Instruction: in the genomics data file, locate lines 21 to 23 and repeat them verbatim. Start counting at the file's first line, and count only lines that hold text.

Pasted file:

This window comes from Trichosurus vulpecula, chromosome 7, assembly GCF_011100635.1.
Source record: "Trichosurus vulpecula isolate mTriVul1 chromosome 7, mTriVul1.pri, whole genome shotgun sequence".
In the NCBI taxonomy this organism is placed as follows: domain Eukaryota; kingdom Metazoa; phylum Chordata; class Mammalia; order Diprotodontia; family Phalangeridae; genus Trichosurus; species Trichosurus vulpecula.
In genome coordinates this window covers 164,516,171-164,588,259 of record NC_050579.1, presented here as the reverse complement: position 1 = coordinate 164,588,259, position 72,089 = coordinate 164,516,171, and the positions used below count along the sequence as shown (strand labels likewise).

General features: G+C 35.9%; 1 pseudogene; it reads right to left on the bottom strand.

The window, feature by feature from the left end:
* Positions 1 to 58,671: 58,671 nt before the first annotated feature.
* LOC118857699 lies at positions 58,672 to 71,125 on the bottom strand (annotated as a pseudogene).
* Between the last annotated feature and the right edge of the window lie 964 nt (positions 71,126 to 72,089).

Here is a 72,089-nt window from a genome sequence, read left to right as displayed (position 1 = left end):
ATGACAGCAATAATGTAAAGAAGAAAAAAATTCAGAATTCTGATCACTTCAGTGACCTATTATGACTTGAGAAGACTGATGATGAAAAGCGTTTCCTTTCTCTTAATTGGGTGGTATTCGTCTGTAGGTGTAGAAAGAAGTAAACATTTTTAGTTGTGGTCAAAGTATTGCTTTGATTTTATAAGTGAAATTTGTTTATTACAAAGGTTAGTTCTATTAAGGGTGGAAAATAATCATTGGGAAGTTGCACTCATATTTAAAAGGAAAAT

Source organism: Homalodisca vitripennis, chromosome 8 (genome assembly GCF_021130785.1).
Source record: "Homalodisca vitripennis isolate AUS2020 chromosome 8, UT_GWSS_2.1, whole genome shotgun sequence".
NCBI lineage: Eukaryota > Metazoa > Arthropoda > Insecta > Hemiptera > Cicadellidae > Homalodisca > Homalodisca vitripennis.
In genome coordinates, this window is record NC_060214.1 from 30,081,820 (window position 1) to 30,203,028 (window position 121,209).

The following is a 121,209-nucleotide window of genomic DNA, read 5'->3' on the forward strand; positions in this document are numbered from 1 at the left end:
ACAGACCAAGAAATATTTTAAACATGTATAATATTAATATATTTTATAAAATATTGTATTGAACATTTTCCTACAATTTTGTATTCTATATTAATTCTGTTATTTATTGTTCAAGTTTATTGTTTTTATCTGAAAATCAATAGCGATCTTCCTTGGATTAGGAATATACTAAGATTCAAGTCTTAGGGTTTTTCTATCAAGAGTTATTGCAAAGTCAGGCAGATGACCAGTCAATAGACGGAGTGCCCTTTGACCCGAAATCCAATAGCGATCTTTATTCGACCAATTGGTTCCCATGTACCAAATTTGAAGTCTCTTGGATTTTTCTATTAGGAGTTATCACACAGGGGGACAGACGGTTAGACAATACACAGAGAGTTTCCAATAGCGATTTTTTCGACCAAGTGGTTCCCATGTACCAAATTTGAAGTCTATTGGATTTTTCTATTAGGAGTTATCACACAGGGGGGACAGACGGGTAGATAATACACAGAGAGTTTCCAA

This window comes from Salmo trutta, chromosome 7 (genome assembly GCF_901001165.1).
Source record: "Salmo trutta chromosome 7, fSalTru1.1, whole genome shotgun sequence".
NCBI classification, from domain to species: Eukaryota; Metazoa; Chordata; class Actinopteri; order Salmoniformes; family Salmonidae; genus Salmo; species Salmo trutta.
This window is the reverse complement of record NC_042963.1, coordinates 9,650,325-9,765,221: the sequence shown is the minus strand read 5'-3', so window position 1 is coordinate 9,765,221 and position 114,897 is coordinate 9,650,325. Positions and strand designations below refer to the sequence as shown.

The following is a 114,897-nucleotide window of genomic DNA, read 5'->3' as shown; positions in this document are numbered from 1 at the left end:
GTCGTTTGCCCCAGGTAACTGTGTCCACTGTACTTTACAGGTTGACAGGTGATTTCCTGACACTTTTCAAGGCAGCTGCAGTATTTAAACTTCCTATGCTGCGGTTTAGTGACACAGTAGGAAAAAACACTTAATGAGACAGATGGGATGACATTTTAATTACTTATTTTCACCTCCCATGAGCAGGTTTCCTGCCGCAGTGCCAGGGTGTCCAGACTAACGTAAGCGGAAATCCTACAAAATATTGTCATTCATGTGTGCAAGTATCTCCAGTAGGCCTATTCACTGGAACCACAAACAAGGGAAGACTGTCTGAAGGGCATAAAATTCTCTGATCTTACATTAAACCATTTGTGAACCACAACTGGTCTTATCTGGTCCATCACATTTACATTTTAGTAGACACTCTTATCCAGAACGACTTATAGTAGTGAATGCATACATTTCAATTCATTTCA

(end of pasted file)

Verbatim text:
This window is the reverse complement of record NC_042963.1, coordinates 9,650,325-9,765,221: the sequence shown is the minus strand read 5'-3', so window position 1 is coordinate 9,765,221 and position 114,897 is coordinate 9,650,325. Positions and strand designations below refer to the sequence as shown.

The following is a 114,897-nucleotide window of genomic DNA, read 5'->3' as shown; positions in this document are numbered from 1 at the left end:
GTCGTTTGCCCCAGGTAACTGTGTCCACTGTACTTTACAGGTTGACAGGTGATTTCCTGACACTTTTCAAGGCAGCTGCAGTATTTAAACTTCCTATGCTGCGGTTTAGTGACACAGTAGGAAAAAACACTTAATGAGACAGATGGGATGACATTTTAATTACTTATTTTCACCTCCCATGAGCAGGTTTCCTGCCGCAGTGCCAGGGTGTCCAGACTAACGTAAGCGGAAATCCTACAAAATATTGTCATTCATGTGTGCAAGTATCTCCAGTAGGCCTATTCACTGGAACCACAAACAAGGGAAGACTGTCTGAAGGGCATAAAATTCTCTGATCTTACATTAAACCATTTGTGAACCACAACTGGTCTTATCTGGTCCATCACATTTACATTTTAGTAGACACTCTTATCCAGAACGACTTATAGTAGTGAATGCATACATTTCAATTCATTTCA